I never thought I would be able to pay the school fees for all five of my children and our family’s health insurance costs as well!” exclaimed Euphrasia Musabyemariya.
She was one of the many participants at a recent meeting of the agricultural cooperative Ibyiza Birimbere (which means Moving Towards a Better Future in the Kinyarwanda language) located in the southeast corner of Rwanda in the Kirehe District, two and a half hours drive from Kigali.
In 2010 the co-op leadership completed a training co-hosted by UN Women and the district authorities on gender equality and agricultural services, which enabled them to think about the needs of women and men farmers and on expanding their membership, with a focus on women members. The chairman of the co-op Evariste Tugirinshuti steered the organization towards becoming a platform to not only increase productivity but also equality between men and women.
The co-op encouraged the male members to bring their wives and other women farmers from their rural community into the fold. And the change has started yielding results.
“Before, my husband would leave for the co-op meetings in the morning and would never tell me anything that was going on and I never saw the money from the sale of the crops,” says Euphrasia, one of the members who joined in 2010.
Previously while Euphrasia farmed her piece of land for subsistence, producing small amounts of maize and vegetables, her husband farmed his own plot with maize. Since joining the co-op, they decided to consolidate efforts and focus only on the production of maize. Their yield increased from under one tonne of maize to over 3 tonnes, per harvest. With a joint bank account and training on budgeting skills, Euphrasia today has equal access to the money that they make, and an equal say in household decisions and expenditures.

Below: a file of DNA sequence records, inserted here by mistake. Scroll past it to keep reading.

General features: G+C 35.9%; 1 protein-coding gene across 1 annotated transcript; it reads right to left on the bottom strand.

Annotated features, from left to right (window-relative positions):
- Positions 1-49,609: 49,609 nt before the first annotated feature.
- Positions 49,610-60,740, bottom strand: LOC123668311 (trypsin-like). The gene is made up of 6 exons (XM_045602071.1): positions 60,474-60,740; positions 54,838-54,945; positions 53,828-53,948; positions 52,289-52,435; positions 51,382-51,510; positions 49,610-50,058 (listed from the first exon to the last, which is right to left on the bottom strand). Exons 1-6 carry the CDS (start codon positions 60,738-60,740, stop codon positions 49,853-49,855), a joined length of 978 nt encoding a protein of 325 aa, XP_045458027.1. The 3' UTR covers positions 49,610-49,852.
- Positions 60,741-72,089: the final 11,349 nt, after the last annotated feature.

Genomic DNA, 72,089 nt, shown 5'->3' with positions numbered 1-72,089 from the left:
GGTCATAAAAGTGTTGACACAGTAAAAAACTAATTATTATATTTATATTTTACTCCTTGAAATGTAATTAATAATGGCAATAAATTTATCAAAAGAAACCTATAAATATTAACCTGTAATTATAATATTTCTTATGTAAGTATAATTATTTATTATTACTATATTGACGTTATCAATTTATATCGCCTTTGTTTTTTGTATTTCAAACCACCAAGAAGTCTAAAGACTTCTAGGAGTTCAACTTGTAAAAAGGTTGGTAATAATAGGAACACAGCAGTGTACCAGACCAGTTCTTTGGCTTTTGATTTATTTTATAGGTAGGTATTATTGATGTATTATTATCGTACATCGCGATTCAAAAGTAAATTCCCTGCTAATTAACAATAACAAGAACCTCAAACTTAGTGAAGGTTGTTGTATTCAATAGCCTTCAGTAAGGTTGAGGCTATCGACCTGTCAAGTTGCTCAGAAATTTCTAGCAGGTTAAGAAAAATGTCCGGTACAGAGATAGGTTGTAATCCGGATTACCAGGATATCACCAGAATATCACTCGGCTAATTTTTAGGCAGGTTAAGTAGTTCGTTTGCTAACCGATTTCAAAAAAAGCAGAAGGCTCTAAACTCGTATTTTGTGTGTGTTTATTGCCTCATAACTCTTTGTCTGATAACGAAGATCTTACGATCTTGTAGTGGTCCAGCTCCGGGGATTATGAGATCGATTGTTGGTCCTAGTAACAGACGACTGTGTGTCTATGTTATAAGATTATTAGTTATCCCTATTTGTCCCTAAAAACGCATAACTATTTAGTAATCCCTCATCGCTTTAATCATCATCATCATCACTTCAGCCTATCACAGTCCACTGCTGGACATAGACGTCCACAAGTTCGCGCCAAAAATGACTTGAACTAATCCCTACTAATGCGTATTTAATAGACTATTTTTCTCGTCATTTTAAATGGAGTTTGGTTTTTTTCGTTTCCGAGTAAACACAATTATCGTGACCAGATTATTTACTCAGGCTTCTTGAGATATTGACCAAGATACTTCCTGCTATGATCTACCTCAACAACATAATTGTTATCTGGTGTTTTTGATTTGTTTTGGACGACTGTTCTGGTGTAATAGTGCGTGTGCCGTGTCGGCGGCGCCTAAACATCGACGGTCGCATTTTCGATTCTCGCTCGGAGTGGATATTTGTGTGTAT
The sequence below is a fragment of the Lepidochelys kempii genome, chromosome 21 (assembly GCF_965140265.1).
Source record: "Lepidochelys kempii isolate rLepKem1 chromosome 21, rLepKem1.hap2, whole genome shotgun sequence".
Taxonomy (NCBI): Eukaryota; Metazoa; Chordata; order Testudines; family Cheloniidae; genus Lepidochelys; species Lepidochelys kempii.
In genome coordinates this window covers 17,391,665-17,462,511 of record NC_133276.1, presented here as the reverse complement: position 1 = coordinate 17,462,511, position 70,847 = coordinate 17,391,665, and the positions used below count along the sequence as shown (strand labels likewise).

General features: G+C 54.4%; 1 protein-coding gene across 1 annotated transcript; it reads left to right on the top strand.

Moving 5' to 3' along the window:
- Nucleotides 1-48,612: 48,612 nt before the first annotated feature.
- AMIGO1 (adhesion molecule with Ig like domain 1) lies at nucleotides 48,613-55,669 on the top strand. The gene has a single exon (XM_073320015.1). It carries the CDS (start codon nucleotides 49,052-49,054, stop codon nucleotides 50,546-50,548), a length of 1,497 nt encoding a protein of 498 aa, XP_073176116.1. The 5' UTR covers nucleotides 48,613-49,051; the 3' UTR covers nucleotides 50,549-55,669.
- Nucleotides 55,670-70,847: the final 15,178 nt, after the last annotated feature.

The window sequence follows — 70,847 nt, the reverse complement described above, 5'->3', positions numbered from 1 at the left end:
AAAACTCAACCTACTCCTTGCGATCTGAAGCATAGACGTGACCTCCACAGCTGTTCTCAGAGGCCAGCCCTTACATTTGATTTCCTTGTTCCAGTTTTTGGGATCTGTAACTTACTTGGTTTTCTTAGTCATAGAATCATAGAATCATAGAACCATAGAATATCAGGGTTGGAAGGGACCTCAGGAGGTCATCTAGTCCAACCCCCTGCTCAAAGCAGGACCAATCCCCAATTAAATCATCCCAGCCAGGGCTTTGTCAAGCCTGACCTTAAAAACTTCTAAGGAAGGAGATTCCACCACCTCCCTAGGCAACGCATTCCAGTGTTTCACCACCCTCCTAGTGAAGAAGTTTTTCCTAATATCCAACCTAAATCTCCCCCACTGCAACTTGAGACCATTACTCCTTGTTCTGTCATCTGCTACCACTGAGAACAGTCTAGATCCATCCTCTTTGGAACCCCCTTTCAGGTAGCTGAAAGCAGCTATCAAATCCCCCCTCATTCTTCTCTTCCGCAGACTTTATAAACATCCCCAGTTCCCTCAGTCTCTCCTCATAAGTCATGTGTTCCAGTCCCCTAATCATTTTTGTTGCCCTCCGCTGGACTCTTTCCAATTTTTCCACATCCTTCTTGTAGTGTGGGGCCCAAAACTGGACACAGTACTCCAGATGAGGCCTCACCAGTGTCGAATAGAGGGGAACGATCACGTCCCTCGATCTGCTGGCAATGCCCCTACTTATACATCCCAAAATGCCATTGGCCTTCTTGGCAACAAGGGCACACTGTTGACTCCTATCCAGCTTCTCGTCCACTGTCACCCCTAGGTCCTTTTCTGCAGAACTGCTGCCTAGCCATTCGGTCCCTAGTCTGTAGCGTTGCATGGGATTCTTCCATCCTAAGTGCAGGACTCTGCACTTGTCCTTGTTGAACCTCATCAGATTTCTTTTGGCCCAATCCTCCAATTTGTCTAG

For Dancilla Mukamana, who joined at the insistence of other women farmers, a loan from the cooperative resulted in increased productivity on her farm. Today, she has managed to make home improvements such as a metal door and roof, and become a decision-maker in her household.
There have been other benefits from the training. Previously, part of the fertilizers provided by the co-op through government vouchers, often ended up sold by the men farmers across the border in Tanzania instead of being used on the crops. The cooperative instituted a policy that couples had to co-sign the fertilizer vouchers, which immediately brought the illegal sales to an end.
The cooperative also began to strictly enforce the policy of only offering loans to farmers when co-signed by couples, in order to increase accountability. Just after a year, the cooperative’s loan recovery rates had increased: statistics showing that women members were returning the loans at dramatically higher rates than the men. With increased productivity, dynamics in the community are also changing. While previously men and women sat separately in the cooperative meetings, barely ever speaking to each other, today they sit together, exchanging views and ideas on the cooperative’s future.
UN Women works with 15 cooperatives in the Kirehe District of Rwanda to increase women farmers’ access to agricultural services. Through the trainings, leaders across the cooperatives were encouraged to increase women’s representation in their decision making structures and to prioritize opportunities to the most vulnerable women members.
A testimony to its success is the sentiment expressed by many of the women members, about the life they can now provide for their children and the future. “The most important thing now is that I no longer fear getting sick and not be able to farm or care for my children: I know I can afford health insurance and can go to the health centre.”